Life in Words
Constructing meaning from a black perspective
This past week I had memorable experiences with my students that revolutionized and helped me understand how to approach my role as a teacher, program director and human being.
This week I helped a student prepare for an upcoming speech tournament and we had time to talk. She shared with me her experience in the foster care system and we began to start on the journey of framing her story for a speech.
We discussed the struggles and trials of being in a system that at times does more harm than good. The struggle of going from home to home or house to house without any feeling of true care. She mentioned to me how she was placed in situations where she was responsible for the grunt work and often heard her foster parents talk about what they want to do with money and... she cried. It then led to a discussion about the family unit and how the system is set up. Why is that as a society we value love and understand the importance of a family unit yet fail to insure that our future are taken care of?
I am currently reading all about love by Bell Hooks and she highlights the importance of family and how the parent-child bond are fundamental to our understanding of love. For most it is our first impression and definition of love.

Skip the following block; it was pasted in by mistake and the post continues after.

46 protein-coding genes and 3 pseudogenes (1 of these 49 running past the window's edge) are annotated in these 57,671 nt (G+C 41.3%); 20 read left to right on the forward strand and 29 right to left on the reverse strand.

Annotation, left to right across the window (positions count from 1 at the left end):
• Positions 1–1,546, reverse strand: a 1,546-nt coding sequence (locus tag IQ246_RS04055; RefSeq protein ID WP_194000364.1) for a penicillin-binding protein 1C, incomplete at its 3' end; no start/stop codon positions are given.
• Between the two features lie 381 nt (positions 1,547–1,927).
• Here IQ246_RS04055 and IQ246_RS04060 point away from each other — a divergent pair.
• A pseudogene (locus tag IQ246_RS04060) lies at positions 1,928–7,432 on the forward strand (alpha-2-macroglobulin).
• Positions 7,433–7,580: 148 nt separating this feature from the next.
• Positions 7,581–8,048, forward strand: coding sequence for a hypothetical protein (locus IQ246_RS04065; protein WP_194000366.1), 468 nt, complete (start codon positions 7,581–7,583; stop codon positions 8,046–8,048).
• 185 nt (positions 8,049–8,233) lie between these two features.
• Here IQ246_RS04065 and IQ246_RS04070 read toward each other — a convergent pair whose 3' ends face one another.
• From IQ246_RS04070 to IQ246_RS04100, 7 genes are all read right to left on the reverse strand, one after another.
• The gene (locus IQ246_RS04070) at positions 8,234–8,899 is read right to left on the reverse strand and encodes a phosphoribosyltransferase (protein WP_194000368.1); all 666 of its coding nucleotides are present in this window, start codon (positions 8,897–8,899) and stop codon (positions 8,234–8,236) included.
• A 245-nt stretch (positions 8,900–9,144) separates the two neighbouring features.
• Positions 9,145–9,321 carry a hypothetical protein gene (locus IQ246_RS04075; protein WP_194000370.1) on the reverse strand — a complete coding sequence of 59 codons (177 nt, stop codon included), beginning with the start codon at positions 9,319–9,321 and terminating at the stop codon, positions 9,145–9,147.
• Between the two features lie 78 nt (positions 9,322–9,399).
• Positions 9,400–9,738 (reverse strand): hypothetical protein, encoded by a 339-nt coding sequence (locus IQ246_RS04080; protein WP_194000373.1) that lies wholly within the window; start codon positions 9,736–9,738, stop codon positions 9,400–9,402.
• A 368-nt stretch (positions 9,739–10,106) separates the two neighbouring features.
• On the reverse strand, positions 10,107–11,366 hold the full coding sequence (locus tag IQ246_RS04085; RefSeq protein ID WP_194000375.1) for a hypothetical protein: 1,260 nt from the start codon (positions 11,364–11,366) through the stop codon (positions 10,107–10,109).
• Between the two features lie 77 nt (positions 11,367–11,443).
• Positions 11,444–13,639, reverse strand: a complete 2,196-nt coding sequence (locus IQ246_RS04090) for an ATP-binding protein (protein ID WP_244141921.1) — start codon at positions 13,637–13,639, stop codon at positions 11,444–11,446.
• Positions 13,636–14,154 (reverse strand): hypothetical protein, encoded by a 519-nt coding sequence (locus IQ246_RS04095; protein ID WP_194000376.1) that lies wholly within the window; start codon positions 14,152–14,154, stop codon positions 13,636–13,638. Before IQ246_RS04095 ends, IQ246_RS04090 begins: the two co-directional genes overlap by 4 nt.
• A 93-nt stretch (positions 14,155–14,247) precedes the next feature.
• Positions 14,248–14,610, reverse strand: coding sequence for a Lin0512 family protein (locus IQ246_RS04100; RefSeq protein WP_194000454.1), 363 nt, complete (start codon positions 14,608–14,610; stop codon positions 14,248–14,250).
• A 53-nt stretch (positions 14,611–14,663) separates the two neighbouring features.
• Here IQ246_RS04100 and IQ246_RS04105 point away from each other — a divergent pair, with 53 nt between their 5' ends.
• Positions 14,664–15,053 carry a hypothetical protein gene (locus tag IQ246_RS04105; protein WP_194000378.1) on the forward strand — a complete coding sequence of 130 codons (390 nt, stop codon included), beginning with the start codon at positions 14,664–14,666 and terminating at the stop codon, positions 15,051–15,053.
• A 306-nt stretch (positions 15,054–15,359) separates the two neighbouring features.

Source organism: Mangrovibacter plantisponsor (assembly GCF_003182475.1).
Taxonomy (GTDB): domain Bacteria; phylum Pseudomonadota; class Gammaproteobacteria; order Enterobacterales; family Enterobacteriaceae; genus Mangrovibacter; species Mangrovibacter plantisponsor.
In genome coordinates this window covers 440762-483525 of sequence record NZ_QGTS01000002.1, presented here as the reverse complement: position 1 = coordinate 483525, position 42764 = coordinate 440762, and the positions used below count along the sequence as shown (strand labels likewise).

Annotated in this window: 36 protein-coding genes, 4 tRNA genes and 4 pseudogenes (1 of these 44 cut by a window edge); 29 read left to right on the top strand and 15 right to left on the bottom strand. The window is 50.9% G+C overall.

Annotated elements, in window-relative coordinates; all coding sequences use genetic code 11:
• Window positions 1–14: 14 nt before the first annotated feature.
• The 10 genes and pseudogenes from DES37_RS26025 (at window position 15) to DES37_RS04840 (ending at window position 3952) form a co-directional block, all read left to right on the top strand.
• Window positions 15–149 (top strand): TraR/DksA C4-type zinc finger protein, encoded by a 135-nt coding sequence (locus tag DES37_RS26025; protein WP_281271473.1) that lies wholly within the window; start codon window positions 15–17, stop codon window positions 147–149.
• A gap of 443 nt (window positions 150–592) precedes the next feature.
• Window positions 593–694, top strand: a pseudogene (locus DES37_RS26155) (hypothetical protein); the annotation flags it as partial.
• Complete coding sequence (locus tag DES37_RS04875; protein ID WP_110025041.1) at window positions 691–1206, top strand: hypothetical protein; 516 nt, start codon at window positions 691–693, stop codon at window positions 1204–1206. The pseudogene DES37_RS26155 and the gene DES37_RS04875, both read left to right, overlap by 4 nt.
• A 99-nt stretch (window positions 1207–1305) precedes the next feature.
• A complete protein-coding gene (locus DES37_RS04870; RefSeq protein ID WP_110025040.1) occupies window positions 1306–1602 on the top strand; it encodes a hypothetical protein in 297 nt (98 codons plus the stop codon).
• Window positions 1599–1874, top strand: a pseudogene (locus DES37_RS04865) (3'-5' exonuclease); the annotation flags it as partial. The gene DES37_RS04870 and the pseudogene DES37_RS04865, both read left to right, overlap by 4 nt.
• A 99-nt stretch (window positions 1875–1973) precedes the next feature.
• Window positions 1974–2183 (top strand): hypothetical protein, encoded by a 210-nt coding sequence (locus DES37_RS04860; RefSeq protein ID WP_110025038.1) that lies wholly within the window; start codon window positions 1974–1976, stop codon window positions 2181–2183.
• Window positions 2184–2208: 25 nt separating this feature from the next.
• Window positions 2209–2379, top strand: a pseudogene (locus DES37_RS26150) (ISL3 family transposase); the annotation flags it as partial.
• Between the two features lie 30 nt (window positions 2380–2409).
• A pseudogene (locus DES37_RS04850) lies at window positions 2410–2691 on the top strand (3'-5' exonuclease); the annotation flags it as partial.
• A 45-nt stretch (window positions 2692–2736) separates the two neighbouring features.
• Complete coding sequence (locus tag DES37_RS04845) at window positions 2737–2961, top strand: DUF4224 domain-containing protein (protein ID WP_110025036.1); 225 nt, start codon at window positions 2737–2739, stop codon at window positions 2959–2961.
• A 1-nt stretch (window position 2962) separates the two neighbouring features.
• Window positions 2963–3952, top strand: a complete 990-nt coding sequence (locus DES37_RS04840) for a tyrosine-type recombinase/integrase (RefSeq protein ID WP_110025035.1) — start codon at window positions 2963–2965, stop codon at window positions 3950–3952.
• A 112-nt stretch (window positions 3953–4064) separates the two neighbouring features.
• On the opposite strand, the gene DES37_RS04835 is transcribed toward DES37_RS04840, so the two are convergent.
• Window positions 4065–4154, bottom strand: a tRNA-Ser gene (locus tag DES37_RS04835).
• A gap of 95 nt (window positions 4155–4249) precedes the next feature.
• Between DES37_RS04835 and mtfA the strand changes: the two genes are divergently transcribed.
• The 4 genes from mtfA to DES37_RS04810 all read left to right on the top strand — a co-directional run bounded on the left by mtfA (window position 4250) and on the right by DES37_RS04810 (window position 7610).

How does this apply to those who in the foster system?
The impact on my students life was unforgettable and still to this day she is working to overcome vision and terrors of the past.
Have you ever been so caught up in work that you forget to slow down?
I decided to slow down this week and talk with my students on a personal level. (Little did I know that these conversations would both turn into 30 minute emotional filled events.) I talked with one student and I asked her a simple question, "Do you value herself?"
I watched as her eyes began to fill with tears. She said, "No."
She then proceeded to tell me how she struggles to believe in herself and can not see herself as beautiful. Although she had some support and positive reinforcement something was stopping her from believing. Social comparison, GPA, and overall a self image that was not positive.. she cried.
My heart was torn as I realized my job was less about getting her to focus on college but at the moment to be a support system for life, to make her believe in her potential, and to affirm her greatness until she saw it. SO that is what I did.
Here I am trying to get kids inspired and to believe in this power of education while lacking the ability to understand that before my students can believe in anything external (education, love, other people, etc.) they must believe in the value of themselves. Working with first generation, low income students of colors is a dynamic population.
The interactions I had with my students changed my focus to the following theme:
Help them learn to love everything about themselves.
Then help build them into an unstoppable force."
I moved the conversation to the person. Do you see your own value? Do you love yourself? Do you think you can?
If not. That is square one.